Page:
I just can't do this again - NHS in the second wave of covid-19
By TheBoldAge. Published 2020-09-23
We had the pleasure of interviewing Dave Carr, a senior critical care nurse at St Thomas' Hospital in London, yesterday and there is a genuine fear about the impact a second wave will have on the staff of the NHS
We had the pleasure of interviewing David Carr, an experienced critical care nurse from St Thomas' Hospital in London, for the first episode of our TheBoldAge Podcast (which will be coming out shortly).
While we "thought" we knew what our frontline carers went through during the first wave, it was the stories he told that showed we had no real idea of the stress that our care workers actually experienced. From extended shifts due to illness of staff themselves to sometimes having one intensive care nurse for three patients (normally they only look after one patient). Can you imagine putting yourself in the place of a nurse and having to call a patient's family and being the person to hold their family member's hand as the life support is turned off? We can't.
Coincidentally, The King's Fund released research this morning (23/09/2020) which is available here that shows the stark impact that the first wave had and what a second wave will have. With over 40,000 vacancies in the NHS there is a clear under-resourcing that is only making their situation worse. It was commissioned by the RCN (Royal College of Nursing) and laid out 8 recommendations:
Authority, empowerment and influence
Introduce mechanisms for nursing and midwifery staff to shape the cultures and processes of their organisations and influence decisions about how care is structured and delivered.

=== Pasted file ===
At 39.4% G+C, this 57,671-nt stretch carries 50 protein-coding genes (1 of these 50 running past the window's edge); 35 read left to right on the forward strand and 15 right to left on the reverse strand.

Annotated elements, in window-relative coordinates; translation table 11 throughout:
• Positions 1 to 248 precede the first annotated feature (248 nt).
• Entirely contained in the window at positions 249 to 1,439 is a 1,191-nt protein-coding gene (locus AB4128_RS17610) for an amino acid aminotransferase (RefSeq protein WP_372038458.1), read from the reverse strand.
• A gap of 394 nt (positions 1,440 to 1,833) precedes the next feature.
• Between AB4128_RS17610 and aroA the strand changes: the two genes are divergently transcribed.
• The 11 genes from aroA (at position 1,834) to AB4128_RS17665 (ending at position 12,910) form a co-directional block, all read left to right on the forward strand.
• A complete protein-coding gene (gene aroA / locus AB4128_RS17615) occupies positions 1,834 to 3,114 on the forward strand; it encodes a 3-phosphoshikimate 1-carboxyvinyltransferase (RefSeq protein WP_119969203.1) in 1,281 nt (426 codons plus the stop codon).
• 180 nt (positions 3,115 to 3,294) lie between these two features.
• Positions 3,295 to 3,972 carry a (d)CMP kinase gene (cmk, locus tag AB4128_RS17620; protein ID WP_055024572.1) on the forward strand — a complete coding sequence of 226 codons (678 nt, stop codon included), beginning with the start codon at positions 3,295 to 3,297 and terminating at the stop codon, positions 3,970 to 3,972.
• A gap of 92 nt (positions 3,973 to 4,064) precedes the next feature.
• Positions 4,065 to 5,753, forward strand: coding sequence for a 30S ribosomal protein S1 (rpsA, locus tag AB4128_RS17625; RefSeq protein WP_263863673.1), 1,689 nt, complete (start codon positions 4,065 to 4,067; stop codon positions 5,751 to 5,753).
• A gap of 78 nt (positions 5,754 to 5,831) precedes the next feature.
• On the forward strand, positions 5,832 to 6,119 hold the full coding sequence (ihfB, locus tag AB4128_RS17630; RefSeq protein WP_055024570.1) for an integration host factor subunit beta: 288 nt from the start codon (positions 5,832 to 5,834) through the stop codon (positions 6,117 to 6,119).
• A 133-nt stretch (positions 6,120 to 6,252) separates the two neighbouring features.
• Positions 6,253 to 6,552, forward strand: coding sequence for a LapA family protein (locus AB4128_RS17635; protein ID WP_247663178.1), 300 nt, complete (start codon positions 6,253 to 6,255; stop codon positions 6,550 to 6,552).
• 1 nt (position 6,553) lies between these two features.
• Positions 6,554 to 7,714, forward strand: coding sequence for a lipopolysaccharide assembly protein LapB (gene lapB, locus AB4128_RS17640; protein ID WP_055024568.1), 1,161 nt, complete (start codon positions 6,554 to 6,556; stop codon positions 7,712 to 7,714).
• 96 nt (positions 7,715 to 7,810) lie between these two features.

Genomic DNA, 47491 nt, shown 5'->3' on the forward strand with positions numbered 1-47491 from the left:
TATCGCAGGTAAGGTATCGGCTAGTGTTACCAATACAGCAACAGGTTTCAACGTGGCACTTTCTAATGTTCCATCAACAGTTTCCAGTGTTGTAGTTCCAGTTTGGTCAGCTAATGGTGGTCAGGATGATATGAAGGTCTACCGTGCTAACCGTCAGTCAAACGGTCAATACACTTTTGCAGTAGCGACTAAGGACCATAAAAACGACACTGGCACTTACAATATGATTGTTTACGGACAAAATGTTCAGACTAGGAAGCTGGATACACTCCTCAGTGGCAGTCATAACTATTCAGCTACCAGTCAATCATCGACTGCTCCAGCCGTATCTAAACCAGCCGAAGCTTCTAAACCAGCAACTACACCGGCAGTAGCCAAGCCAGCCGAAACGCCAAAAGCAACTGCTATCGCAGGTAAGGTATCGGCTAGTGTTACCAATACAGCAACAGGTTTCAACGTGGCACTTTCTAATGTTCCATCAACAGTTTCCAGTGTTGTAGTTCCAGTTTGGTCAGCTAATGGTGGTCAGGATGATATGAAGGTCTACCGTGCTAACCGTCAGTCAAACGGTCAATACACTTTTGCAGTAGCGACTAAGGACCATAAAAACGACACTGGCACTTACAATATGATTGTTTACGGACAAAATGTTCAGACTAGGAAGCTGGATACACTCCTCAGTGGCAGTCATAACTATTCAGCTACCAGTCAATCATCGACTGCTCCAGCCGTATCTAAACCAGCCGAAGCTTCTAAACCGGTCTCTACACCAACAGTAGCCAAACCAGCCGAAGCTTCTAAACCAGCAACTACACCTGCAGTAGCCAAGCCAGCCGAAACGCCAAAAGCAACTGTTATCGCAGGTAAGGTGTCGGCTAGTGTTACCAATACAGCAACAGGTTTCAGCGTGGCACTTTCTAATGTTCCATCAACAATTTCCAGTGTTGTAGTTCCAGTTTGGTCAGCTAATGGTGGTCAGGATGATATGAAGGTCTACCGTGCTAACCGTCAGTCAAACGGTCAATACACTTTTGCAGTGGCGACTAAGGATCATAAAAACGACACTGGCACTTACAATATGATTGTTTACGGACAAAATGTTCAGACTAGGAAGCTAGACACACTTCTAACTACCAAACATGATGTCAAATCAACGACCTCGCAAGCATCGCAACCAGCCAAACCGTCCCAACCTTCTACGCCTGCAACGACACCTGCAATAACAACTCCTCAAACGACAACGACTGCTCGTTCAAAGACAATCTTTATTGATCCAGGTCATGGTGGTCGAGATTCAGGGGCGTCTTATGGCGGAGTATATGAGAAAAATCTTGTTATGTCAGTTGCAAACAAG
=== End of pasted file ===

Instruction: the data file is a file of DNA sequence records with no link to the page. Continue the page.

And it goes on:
Justice and fairness
Nurture and sustain just, fair and psychologically safe cultures and ensure equity, proactive and positive approaches to diversity and universal inclusion.
Work conditions and working schedules
Introduce minimum standards for facilities and working conditions for nursing and midwifery staff in all health and care organisations.
Develop and support effective multidisciplinary teamworking for all nursing and midwifery staff across health and care services.
Culture and leadership
Ensure health and care environments have compassionate leadership and nurturing cultures that enable both care and staff support to be high-quality, continually improving and compassionate.
Tackle chronic excessive work demands in nursing and midwifery, which exceed the capacity of nurses and midwives to sustainably lead and deliver safe, high-quality care and which damage their health and wellbeing.
Management and supervision
Ensure all nursing and midwifery staff have the effective support, professional reflection, mentorship and supervision needed to thrive in their roles.
Learning, education and development
Ensure the right systems, frameworks and processes are in place for nurses’ and midwives’ learning, education and development throughout their careers. These must also promote fair and equitable outcomes.
Subscribe on our site to be notified when the podcast episode is publishe d.d, the current situation around pay and conditions and the protests that have been ongoing. We also asked Dave about the current rise in cases and it came across very clearly that his team are fearful of this second wave but ready to do their job.
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